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  • Physics  (1)
  • Pseudomonas sp. B13 FR1 SN45P  (1)
  • Wiley-Blackwell  (2)
  • 1
    Electronic Resource
    Electronic Resource
    Bognor Regis [u.a.] : Wiley-Blackwell
    ISSN: 0887-6266
    Keywords: polypropylene ; spherulite ; cocrystallization ; lamellae ; Physics ; Polymer and Materials Science
    Source: Wiley InterScience Backfile Collection 1832-2000
    Topics: Chemistry and Pharmacology , Physics
    Notes: During spherulitic crystallization of polymers, there is a tendency for low molecular weight and other less crystallizable entities to be rejected from the body of the spherulites. This rejection process causes a segregation of these species to those areas where spherulites impinge. As a result of this segregation, lamellar and spherulite boundaries have a tendency to become weak, often resulting in premature mechanical failure. The objective of this work, anthropomorphically speaking, is to develop a melt miscible blend system in which a propylene copolymer “fools” a polypropylene homopolymer into rejecting the copolymer to the spherulite boundaries as an impurity. However, once the copolymer arrives at these boundaries, the copolymer subsequently connects adjacent spherulites through cocrystallization of the propylene copolymer segments. It was found that addition of either a random ethylene-propylene copolymer or an isotactic-atactic block copolymer was able to yield the desired effect. Cocrystallization was confirmed by calorimetry, and segregation of copolymer and subsequent reinforcement at the spherulite boundaries was directly observed microscopically. Using this approach, toughness was increased with little loss in stiffness. © 1998 John Wiley & Sons, Inc. J Polym Sci B: Polym Phys 36: 2047-2056, 1998
    Additional Material: 8 Ill.
    Type of Medium: Electronic Resource
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  • 2
    ISSN: 0006-3592
    Keywords: chlorobenzoic acid ; methylbenzoic acid ; genetically modified strain ; Pseudomonas sp. B13 FR1 SN45P ; batch cultivation ; chemostat ; Chemistry ; Biochemistry and Biotechnology
    Source: Wiley InterScience Backfile Collection 1832-2000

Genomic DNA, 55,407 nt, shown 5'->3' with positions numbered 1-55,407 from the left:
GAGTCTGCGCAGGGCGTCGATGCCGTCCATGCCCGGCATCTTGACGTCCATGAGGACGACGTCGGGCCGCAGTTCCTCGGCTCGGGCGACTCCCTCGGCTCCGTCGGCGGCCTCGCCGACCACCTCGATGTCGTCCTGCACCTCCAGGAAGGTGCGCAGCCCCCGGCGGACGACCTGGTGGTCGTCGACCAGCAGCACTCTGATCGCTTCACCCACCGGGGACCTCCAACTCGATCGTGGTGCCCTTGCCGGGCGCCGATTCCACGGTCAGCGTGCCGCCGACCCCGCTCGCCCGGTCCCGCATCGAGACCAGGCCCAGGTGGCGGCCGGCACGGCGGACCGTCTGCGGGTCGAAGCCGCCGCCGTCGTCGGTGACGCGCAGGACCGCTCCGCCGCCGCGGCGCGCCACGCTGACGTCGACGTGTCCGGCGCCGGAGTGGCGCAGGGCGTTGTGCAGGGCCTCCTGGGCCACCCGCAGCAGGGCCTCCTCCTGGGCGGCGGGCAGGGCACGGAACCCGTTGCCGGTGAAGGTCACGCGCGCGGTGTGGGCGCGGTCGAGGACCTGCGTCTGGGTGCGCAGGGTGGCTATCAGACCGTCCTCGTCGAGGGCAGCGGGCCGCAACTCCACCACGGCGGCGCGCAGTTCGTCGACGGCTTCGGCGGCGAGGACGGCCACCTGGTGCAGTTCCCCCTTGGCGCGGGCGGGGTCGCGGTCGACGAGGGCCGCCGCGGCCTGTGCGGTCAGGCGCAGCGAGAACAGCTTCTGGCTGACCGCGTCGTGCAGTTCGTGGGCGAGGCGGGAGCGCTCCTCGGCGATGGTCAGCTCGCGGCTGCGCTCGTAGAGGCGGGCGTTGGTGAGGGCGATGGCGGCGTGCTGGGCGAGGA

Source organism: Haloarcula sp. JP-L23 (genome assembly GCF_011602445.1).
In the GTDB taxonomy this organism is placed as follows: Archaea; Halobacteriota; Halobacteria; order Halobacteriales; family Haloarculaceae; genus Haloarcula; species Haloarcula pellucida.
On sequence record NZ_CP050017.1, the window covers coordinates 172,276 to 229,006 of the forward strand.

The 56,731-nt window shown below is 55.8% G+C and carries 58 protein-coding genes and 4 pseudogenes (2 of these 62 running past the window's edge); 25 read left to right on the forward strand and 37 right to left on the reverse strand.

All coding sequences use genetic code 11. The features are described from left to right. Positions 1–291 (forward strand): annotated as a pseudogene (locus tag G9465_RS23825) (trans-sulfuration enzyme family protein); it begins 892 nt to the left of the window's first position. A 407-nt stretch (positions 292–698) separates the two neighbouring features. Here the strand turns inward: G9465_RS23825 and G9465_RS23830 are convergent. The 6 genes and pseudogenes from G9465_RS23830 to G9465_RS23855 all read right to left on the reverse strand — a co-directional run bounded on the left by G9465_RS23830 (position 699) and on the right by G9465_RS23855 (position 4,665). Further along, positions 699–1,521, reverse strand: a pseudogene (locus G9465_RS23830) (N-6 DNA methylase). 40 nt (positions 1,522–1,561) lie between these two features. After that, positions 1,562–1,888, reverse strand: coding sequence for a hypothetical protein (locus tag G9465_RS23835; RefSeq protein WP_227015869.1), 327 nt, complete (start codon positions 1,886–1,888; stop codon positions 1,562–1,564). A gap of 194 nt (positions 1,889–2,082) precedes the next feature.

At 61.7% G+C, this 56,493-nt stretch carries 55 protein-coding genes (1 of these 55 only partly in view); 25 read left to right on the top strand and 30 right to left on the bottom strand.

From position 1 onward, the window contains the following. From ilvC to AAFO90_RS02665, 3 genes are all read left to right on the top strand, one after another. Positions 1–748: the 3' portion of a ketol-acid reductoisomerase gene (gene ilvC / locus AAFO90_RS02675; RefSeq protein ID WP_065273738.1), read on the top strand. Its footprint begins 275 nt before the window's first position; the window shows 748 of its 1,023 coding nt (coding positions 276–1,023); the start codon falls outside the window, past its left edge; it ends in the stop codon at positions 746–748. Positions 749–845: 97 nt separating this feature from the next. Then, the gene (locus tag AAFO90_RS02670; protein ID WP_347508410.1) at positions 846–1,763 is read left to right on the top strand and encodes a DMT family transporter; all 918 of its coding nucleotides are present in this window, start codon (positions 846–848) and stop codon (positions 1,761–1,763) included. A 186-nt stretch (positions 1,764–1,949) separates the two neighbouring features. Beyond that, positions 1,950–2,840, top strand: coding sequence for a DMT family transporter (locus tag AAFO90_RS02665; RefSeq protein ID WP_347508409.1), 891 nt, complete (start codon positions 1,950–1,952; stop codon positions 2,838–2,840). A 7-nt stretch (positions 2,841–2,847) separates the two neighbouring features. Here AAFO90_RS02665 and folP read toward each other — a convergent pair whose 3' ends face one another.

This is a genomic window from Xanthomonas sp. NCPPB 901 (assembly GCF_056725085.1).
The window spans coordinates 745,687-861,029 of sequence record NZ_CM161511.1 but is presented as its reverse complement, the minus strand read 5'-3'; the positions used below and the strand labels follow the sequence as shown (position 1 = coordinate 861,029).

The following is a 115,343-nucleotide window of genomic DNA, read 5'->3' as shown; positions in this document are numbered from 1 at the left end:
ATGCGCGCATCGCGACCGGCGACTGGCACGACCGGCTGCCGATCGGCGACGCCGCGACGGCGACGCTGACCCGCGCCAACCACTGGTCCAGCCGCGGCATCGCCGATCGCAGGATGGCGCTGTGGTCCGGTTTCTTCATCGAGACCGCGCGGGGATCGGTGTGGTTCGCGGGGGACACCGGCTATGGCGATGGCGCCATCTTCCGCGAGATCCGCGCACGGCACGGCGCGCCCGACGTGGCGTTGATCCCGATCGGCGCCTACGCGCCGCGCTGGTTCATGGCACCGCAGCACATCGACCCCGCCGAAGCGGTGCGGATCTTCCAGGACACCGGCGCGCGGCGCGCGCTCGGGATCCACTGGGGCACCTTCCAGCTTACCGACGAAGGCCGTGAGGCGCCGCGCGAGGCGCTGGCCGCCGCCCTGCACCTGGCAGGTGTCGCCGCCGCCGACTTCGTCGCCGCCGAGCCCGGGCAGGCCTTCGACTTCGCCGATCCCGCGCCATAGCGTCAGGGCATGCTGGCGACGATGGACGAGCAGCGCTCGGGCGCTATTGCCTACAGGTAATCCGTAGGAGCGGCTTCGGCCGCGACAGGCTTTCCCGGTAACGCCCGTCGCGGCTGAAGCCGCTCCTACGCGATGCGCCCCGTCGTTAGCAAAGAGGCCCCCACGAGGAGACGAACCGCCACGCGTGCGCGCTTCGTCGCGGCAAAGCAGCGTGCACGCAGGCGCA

Topics: Biology , Process Engineering, Biotechnology, Nutrition Technology
    Notes: Degradation of 3-chlorobenzoic acid (3CB), 4-chlorobenzoic acid (4CB), and 4-methylbenzoic acid (4MB) as single substrates (carbon sources) and as a substrate mixture were studied in batch and continuous culture using the genetically modified microorganism Pseudomonas sp. B13 FR1 SN45P. The strain was able to mineralize the single compounds as well as the substrate mixture completely. Conversion of the three compounds in the substrate mixture proceeded simultaneously. Maximum specific substrate conversion rates were calculated to be 0.9 g g-1 h-1 for 3 CB and 4CB and 1.1 g g-1 h-1 for 4MB. Mass balances indicated the transient accumulation of pathway intermediates during batch cultivations. Hence, the rate limiting step in the degradative pathway is not the initial microbial attack of the original substrate or its transport through the cell membrane. Degradation rates on 3CB were comparable to those of the parent strain Pseudomonas sp. B13. The stability of the degradation pathways of strain Pseudomonas sp. B13 FR1 SN45P could be demonstrated in a continuous cultivation over 3.5 months (734 generation times) on 3CB, 4MB, and 4CB, which were used as single carbon sources one after the other.
    Additional Material: 8 Ill.
    Type of Medium: Electronic Resource
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